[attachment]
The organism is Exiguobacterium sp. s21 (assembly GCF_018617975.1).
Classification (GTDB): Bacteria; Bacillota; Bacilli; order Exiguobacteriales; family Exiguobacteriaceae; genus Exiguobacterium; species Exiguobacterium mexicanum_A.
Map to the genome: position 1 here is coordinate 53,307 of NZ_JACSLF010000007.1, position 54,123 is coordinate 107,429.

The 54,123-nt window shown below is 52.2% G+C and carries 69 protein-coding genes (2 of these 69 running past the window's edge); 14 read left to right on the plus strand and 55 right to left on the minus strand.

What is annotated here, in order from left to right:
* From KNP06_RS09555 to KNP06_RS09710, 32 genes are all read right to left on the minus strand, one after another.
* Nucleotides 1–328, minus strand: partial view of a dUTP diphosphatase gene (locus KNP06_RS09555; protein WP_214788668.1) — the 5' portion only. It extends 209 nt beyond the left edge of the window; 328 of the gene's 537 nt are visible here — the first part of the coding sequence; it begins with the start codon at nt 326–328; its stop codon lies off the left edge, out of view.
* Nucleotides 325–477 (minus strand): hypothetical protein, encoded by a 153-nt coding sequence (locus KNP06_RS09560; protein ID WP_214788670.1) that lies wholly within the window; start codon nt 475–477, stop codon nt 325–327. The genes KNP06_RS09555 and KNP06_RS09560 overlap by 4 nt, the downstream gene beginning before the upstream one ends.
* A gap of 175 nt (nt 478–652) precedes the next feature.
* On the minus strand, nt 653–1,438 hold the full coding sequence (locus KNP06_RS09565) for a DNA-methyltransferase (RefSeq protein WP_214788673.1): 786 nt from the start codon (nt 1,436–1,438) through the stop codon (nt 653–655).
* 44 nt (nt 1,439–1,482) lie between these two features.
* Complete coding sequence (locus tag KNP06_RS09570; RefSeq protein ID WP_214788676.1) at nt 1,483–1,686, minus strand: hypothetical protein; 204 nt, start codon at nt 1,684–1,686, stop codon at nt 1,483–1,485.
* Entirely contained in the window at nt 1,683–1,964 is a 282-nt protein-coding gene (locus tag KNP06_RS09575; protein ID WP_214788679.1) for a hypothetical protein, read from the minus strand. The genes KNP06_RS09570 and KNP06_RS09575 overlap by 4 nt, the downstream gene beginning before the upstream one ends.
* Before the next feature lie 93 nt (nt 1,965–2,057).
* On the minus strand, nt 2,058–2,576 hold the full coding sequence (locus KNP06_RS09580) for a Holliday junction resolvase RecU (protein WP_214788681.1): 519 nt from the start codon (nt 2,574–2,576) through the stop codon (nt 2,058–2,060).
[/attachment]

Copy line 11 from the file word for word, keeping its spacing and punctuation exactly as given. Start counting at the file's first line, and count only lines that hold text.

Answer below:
* 44 nt (nt 1,439–1,482) lie between these two features.